GST: Govt in a fix over HUL's Rs 1.19 bn offer under anti-profiteering rule

The central government has been taken aback by consumer goods major Hindustan Unilever’s (HUL) offer of Rs 1.19 billion in two tranches for not having passed on goods and services tax (GST) cut benefits to customers.

HUL is actually in the process of offering another tranche as well but is still awaiting instructions on how to deposit the allegedly profiteered sum in the consumer welfare fund.  

According to officials, the current guidelines allow the government to accept penalties in the said fund after an investigation by Directorate General of Safeguards (DGS) and then an order from the anti-profiteering authority. However, HUL waited for neither; it did the calculation on its own and, in effect, told the government it was penalising itself.

“What do we do in case of suo motu action?” asked a government officer. What the DGS has done is to officially launch an investigation. Which has asked HUL to give it the details of the method used to calculate the amount. Thereafter, the anti-profiteering authority will apparently have to issue an order to accept the payment as penalty.  

“In the absence of clear legal provisions on this subject, officials had forwarded our request to DGS. We are awaiting advice from the officials, so that we can deposit the cheques at the earliest,” HUL told Business Standard in response to a query.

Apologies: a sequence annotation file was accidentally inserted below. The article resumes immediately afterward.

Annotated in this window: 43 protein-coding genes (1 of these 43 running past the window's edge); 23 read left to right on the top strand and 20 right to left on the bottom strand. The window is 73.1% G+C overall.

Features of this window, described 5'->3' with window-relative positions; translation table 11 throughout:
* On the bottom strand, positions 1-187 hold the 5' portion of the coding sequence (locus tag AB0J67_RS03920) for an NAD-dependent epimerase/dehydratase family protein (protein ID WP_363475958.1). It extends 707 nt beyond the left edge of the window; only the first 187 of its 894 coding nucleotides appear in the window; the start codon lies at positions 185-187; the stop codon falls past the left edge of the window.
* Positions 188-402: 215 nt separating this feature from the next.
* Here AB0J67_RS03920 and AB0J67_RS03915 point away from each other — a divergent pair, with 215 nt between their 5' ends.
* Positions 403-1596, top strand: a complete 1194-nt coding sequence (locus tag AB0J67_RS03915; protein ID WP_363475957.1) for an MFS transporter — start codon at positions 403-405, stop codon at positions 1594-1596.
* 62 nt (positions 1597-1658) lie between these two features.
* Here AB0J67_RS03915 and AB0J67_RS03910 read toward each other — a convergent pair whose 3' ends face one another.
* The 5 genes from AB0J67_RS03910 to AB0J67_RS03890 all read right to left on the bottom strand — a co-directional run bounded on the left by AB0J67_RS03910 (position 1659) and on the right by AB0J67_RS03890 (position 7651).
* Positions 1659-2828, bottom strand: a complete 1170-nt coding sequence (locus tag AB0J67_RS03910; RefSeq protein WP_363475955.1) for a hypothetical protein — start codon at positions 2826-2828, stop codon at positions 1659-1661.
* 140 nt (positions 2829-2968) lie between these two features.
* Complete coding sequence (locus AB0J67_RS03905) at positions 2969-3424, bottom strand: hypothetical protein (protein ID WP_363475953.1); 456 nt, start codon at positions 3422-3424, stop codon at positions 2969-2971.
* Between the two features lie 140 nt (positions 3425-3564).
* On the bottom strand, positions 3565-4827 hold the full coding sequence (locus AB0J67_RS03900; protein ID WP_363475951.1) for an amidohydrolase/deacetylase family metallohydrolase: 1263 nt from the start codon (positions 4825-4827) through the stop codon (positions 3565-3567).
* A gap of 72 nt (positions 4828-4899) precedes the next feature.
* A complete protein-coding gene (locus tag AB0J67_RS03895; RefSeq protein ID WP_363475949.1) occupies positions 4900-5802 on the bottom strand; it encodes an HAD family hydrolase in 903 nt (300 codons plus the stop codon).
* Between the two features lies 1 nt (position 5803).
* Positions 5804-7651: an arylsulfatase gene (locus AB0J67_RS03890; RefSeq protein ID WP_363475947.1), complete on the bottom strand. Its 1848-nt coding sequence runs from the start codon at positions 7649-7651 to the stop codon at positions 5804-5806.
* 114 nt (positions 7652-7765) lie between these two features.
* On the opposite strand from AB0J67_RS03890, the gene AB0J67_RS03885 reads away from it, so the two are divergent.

The problem in hand

  • HUL offered Rs 1.19 bn in two tranches for not passing on GST benefits to customers
  • HUL is still awaiting instructions on how to deposit the sum in the consumer welfare fund
  • DGS has officially launched an investigation. Which has asked HUL to give the details of the method used to calculate the amount
  • The CBEC apparently cannot accept the offered cheques as this cannot be considered part of govt revenue
  • It checked the law and was told revenue cannot be any collection in excess of the tax rate

The company had suggested it deposit money on a monthly basis for the benefits which have accrued to it and which need to be passed on to consumers until the transition is completed. “Or till we hear from the government, suggesting a different course of action,” said HUL.

The Central Board of Excise and Customs (CBEC) apparently cannot accept the offered cheques as this cannot be considered part of government revenue. It checked the law and was told revenue cannot be any collection in excess of the tax rate.

“GST law envisages deposit to the consumer welfare fund only after investigation is done and an order is passed by the Authority. There has to be a process outlined for suo motu acceptance or an investigation would need to be carried out,” said Pratik Jain, partner at consultants PwC India.

The anti-profiteering rules suggest that if the eligible person (i.e the buyer) does not claim the return or the person is unidentifiable, the amount must be deposited to the fund.

The GST Council had reduced rates for 200-odd items of common use on November 10. This took effect from November 15. 

DGS, investigative arm of the anti-profiteering authority, has sent notices to Pyramid Infratech, Honda Motor Vehicles, Lifestyle International and Hardcastle Restaurants (master franchisee of eatery chain McDonald’s) for allegedly not passing on GST benefits to the final consumer. It had asked these entities to provide their balance sheets, trial balance and profit and loss accounts for the past year.  The anti-profiteering mechanism is a three-stage process. 

There are state-level screening committees for local complaints and a standing committee for national-level complaints. And, investigation by DGS.

Business Standard is now on Telegram.
For insightful reports and views on business, markets, politics and other issues, subscribe to our official Telegram channel